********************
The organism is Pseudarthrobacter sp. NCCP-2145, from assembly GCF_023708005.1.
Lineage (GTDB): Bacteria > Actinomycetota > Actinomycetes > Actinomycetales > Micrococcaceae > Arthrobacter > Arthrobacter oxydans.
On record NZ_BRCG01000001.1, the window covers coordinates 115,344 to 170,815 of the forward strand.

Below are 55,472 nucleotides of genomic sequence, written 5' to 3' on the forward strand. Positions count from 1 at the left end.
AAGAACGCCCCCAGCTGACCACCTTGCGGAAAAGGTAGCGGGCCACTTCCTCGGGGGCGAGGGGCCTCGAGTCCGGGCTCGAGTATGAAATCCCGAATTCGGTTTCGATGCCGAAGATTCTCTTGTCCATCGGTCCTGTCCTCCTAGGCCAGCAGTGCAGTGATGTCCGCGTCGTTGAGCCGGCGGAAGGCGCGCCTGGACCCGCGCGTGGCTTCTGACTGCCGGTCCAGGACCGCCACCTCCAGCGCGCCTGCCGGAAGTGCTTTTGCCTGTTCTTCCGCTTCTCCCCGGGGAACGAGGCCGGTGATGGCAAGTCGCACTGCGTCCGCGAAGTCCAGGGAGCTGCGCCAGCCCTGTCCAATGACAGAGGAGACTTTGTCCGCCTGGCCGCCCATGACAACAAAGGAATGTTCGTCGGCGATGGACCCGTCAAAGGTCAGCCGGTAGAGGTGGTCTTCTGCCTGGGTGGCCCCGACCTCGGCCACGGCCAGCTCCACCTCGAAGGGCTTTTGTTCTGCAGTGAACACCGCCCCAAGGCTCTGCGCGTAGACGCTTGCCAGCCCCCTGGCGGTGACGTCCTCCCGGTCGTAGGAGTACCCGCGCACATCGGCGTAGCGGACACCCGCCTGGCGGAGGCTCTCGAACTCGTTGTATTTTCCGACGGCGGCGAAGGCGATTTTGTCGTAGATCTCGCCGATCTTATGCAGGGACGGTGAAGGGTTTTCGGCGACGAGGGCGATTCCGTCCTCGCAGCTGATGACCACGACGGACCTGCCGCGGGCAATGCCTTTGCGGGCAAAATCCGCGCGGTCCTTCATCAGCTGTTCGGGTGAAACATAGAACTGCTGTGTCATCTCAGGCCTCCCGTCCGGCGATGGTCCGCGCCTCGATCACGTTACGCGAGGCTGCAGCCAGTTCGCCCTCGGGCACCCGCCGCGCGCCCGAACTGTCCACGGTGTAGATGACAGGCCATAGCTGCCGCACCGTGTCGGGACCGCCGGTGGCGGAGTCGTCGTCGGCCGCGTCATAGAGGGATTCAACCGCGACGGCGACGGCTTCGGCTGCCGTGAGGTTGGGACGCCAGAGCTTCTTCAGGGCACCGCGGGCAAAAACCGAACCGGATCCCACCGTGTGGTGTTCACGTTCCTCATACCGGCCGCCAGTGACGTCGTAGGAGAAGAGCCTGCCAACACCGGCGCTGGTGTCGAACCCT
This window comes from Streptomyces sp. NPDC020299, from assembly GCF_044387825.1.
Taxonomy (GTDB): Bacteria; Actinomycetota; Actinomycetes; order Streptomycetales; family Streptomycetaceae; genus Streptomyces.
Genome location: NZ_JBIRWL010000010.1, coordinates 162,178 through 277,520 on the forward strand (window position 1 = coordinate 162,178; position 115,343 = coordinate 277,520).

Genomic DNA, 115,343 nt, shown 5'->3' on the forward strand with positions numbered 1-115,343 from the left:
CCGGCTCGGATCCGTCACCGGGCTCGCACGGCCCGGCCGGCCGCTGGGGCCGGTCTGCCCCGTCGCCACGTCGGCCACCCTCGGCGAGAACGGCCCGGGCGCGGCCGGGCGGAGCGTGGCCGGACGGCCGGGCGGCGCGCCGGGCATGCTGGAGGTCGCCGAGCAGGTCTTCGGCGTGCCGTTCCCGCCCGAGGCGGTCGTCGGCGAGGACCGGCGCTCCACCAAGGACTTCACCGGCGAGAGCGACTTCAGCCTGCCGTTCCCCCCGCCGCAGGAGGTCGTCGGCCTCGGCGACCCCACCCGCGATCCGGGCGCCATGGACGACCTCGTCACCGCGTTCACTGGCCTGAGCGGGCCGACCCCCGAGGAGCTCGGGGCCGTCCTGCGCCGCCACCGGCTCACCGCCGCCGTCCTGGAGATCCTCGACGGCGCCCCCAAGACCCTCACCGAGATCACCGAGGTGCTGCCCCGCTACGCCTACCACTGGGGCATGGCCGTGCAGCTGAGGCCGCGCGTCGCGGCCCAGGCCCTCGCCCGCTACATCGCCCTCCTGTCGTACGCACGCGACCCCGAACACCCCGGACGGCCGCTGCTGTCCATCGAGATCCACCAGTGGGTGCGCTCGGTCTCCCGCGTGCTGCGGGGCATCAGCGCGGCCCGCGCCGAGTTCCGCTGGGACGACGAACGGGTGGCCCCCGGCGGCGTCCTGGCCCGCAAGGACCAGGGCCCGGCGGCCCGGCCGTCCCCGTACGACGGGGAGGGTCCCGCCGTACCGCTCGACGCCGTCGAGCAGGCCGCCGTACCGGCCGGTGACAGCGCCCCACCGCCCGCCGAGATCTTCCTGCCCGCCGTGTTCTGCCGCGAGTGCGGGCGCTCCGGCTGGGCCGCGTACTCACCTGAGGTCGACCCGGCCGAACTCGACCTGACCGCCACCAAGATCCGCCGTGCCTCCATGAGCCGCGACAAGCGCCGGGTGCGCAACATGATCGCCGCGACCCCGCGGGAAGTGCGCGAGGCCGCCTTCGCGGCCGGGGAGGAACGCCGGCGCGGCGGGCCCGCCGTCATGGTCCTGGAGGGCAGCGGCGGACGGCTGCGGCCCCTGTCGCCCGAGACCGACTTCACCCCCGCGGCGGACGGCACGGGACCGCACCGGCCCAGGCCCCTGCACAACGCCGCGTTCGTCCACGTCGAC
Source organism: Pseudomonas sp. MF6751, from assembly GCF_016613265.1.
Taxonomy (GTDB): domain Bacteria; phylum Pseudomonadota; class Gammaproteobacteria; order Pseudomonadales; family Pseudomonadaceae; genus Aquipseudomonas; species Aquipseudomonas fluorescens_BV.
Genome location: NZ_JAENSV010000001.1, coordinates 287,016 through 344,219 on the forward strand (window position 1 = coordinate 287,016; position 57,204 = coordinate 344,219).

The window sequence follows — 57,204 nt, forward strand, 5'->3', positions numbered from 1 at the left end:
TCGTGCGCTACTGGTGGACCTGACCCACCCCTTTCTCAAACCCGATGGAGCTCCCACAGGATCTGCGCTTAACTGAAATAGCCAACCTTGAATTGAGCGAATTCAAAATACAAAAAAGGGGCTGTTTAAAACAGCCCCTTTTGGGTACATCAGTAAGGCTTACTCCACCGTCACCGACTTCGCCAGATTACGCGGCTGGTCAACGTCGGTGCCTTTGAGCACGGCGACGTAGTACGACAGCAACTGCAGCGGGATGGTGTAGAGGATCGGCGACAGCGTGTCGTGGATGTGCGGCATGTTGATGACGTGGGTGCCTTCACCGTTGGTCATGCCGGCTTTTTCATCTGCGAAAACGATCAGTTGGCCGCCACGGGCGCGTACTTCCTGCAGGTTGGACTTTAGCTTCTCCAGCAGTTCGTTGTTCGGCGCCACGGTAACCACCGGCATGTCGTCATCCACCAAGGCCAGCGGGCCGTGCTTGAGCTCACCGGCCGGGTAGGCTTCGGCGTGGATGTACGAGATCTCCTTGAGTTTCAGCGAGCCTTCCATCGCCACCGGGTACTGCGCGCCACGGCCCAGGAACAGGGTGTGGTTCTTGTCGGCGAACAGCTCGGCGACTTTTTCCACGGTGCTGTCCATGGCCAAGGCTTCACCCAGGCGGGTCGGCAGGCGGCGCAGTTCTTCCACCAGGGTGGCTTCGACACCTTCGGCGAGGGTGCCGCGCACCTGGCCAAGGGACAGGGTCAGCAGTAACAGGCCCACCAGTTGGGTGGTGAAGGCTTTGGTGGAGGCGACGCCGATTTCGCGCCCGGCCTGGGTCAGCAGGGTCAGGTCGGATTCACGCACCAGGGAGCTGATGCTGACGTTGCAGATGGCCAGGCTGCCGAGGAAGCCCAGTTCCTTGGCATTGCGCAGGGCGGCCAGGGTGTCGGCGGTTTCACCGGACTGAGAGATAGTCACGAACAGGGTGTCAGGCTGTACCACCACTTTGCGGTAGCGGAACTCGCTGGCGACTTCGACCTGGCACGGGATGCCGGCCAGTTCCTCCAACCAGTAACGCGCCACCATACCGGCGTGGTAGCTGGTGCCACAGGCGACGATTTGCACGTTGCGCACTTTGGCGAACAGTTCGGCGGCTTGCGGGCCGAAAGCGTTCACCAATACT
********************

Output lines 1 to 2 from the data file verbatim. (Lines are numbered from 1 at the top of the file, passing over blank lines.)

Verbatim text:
The organism is Pseudarthrobacter sp. NCCP-2145, from assembly GCF_023708005.1.
Lineage (GTDB): Bacteria > Actinomycetota > Actinomycetes > Actinomycetales > Micrococcaceae > Arthrobacter > Arthrobacter oxydans.